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-   -   SAN DIEGO | Boom Rundown, Vol. 2 (https://skyscraperpage.com/forum/showthread.php?t=126473)

stockjock Jun 25, 2007 3:59 AM

Thank you for the photos of the El Cortez. While I'm sorry that there is so much litigation and contention surrounding the building, I'm thrilled that it was preserved and I'd prefer that another building not be built in the same lot. The building is truly a San Diego icon and its sightlines should be preserved wherever reasonably possible, in my opinion (which is probably the minority view).

Quote:

Originally Posted by sandiego_urban (Post 2911078)
Nice pic, ucsbgaucho!

Sure, the El Cortez isn't the most beautiful or ornate building downtown, but it's probably the most recognizable to us natives. Buildings like this prevent DTSD from looking and feeling like Dubai (or even worse, UTC ;)), where everything is brand spanking new.

I actually love seeing the blinking neon sign at night...

http://i4.photobucket.com/albums/y12...isc/cortez.jpg

http://i4.photobucket.com/albums/y12...z-hotel-1a.jpg

Edited to include some old shots -

http://i4.photobucket.com/albums/y12...ntitled1-1.jpg

http://i4.photobucket.com/albums/y12...untitled-1.jpg


eburress Jun 25, 2007 4:08 AM

Quote:

Originally Posted by Derek loves SD (Post 2916721)
I think I'm the only one who here actually likes Grand Pacific.

You may be. I think it's gawd awful! :)

spoonman Jun 25, 2007 4:14 AM

^I agree...it hurts to look at that building.

spoonman Jun 25, 2007 4:16 AM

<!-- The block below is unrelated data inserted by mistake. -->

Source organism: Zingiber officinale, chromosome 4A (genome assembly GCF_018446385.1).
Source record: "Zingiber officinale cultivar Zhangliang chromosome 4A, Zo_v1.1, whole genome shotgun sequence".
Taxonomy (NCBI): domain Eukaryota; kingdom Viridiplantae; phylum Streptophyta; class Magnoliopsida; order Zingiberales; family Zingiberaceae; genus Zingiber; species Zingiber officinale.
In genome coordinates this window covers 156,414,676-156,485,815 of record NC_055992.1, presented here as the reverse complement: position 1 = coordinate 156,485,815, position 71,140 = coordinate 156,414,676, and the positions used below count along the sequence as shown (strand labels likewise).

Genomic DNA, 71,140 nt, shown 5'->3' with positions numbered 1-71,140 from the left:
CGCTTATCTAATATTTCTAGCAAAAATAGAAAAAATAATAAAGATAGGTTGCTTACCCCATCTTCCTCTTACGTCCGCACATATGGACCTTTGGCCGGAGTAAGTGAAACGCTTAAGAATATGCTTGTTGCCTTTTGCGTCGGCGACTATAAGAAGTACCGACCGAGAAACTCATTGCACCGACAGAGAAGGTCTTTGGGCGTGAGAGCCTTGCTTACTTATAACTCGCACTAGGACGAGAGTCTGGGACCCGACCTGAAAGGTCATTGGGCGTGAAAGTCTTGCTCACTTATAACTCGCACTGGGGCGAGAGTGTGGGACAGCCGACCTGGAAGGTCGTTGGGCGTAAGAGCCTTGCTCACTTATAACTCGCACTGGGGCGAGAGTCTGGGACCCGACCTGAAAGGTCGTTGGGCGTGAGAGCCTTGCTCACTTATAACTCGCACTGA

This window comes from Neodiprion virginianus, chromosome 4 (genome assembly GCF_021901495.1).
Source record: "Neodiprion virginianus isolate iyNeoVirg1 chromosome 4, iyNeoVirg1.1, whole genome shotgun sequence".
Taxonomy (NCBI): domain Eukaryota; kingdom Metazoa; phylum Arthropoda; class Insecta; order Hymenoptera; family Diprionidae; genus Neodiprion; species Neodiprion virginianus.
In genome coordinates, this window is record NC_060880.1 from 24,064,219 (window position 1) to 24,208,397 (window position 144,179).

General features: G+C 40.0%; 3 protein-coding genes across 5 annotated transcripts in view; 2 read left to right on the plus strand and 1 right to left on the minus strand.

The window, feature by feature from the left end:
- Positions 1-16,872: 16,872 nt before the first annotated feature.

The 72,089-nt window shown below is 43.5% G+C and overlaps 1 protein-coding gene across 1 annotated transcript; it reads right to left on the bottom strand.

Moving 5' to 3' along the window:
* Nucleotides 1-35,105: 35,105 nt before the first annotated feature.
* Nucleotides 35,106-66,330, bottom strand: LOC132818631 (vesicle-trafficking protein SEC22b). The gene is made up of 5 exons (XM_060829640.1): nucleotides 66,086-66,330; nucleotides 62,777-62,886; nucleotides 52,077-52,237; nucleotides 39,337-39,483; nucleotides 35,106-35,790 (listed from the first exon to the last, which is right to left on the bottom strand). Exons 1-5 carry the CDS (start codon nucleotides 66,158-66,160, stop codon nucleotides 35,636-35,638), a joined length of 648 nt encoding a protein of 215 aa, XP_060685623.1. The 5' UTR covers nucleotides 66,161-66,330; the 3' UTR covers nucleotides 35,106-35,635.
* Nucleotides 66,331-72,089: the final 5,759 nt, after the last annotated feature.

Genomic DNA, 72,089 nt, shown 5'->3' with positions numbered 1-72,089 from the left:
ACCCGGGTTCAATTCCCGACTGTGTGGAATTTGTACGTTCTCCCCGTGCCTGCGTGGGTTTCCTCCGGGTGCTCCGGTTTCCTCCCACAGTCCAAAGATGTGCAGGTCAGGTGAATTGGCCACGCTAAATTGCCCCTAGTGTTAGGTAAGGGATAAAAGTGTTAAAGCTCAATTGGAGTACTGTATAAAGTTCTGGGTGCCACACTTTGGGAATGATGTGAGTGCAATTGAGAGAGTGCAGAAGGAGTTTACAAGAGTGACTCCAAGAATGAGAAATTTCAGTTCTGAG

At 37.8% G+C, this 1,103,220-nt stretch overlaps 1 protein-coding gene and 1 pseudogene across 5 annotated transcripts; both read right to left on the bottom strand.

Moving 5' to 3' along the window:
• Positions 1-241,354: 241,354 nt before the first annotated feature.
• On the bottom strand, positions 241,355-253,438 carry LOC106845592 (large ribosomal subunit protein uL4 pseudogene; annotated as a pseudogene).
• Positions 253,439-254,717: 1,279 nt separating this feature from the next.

I don't know if any of you have heard this, but I've heard the term "San Diego architecture" thrown around lately. It was more or less in reference to green glass buildings with too many balconies. I don't want our city to get a rep like that.

<ak/> Jun 25, 2007 4:21 AM

looks pretty impressive
 
it's kinda old news but the picture is too cool
Quote:

"San Diego, BAYSIDE condos ($795,000 to $12,000,000.each condo, 282 total.)

These photos show the concrete pour, last weekend, of the south one-half
only of the ten-foot-thick RAFT slab, which supports the 35 story tower.

This was a 258 truck-ballet in which the contractor placed 11,500 yards of
concrete in one monolithic pour that got started at five in the morning and
finished by three in the afternoon."
is it even real picture or photoshop enhanced?

http://i81.photobucket.com/albums/j2...t/concrete.jpg

Derek Jun 25, 2007 6:02 AM

^That's a real picture. :jester:

Charles Hatfield Jun 25, 2007 6:35 AM

I saw the pour for one of the BOSA towers. Very impressive operation.

It saids they used 258 truck, I wonder how many cement trucks a city like San Diego has total.

bushman61988 Jun 25, 2007 8:03 AM

Quote:

Originally Posted by Derek loves SD (Post 2916721)
I think I'm the only one who here actually likes Grand Pacific.

No, I actually really like it too.
It's not the typical "San Diego" architecture or the bluish-green glass w/ lots of balconies like someone said earlier, which is played out!